How do frogs know when to breed? Frogs tune into their environment, which holds important clues as to when the conditions are suitable for breeding. But what clues exactly?

Many frog populations are declining across Australia and across the world. Frogs, like much biodiversity, are facing a multitude of threats such as habitat loss, pollution, fungal and viral disease pandemics, climate change, fires, droughts, and floods. We desperately need more information on frog populations – specifically, where they are and how they are changing over time.

Often the best way to survey for frogs is to listen for their call during the breeding season. The results of call surveys are where we get most of our understanding of species population trends over time. Knowing what cues are important to frog calling is vital for scientists, both in planning when to look for frogs (for example, monitoring a threatened population) and for after the surveys are done (interpreting what your results mean for that species, compared to historical records). So, it is important to identify what the best weather and time of year is to survey for a species – pick the wrong conditions, and chances are you won’t find them.

Common eastern froglet (<i>Crinia signifera</i>) calling.
Common eastern froglet (Crinia signifera) calling. Image: Jodi Rowley
© Australian Museum

To answer some of those pressing questions affecting frog breeding and survival, we need a substantial amount of data from everywhere frogs live – an almost insurmountable task. With traditional science, we might only know how frogs in one national park respond to the conditions there, over a few months. Now, with the help of people all over Australia contributing to the national citizen science project FrogID, we have records of frogs every day of the year and in hundreds of unique places across the continent! This data allows a more comprehensive look at what is important for frogs all over Australia, when it comes to breeding.

In our recent research, we examined how environmental factors influenced calling over a three-year period, using more than 150,000 frog records from 100 species. Combined with weather data, we looked at a how cues (like day-of year, daily temperature, recent trends in temperature, humidity, rainfall, and recent accumulation of rainfall) influence the calling behaviour of these frog species at a macro-scale (10km2 grid cells).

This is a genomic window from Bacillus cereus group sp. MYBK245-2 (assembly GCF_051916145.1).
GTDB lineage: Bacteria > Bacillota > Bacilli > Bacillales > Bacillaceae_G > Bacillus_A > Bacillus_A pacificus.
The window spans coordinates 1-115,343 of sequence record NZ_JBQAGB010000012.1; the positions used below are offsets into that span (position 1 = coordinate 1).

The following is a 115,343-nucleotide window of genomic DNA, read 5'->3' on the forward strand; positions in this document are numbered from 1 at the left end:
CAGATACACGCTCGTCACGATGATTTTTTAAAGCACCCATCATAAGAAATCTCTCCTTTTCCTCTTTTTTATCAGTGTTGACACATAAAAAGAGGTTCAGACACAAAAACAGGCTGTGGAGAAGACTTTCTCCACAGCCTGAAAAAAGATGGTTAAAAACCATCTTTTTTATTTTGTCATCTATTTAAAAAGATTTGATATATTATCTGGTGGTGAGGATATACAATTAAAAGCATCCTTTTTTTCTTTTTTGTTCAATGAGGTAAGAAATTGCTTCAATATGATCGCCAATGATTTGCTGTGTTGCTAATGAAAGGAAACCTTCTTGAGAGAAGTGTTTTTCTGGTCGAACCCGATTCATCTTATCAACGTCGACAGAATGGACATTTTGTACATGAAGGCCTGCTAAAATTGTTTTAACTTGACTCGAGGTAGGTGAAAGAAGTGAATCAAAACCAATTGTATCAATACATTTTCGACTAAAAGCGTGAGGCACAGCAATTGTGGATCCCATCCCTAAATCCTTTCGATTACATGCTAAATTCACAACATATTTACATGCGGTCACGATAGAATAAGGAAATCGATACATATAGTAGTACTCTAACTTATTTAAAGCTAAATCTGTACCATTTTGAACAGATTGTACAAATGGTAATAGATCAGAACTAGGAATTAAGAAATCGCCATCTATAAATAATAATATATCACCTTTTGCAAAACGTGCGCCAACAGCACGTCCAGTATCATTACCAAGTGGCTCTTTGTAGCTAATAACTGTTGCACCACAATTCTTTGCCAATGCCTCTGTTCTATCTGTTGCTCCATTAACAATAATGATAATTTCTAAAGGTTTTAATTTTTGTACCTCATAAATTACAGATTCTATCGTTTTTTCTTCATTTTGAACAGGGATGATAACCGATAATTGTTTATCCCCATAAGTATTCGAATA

A FrogID user recording at a desert water hole.
A FrogID user recording at a desert water hole. Image: Maureen Thompson
© Maureen Thompson

We found a strong seasonal signal, with day of year most strongly related to calling in 67 out of our 100 species. This is perhaps not surprising – frogs, like most animals, tend to breed during specific times of the year. However, what was surprising was this overwhelming strength of time of year, being more connected to frog calling than temperature or even rainfall! In other words, more than daily temperature and rainfall, frogs use the seasons, including factors like the sunrise and sunset time and recent weather patterns, to know it’s time to start looking for a mate. And since we already know frogs tend to have a breeding season, we also looked at data just within their known breeding seasons, to see what was important during that pivotal time. We found similar patterns, where weather patterns over the past 10 days were more influential than daily weather variables.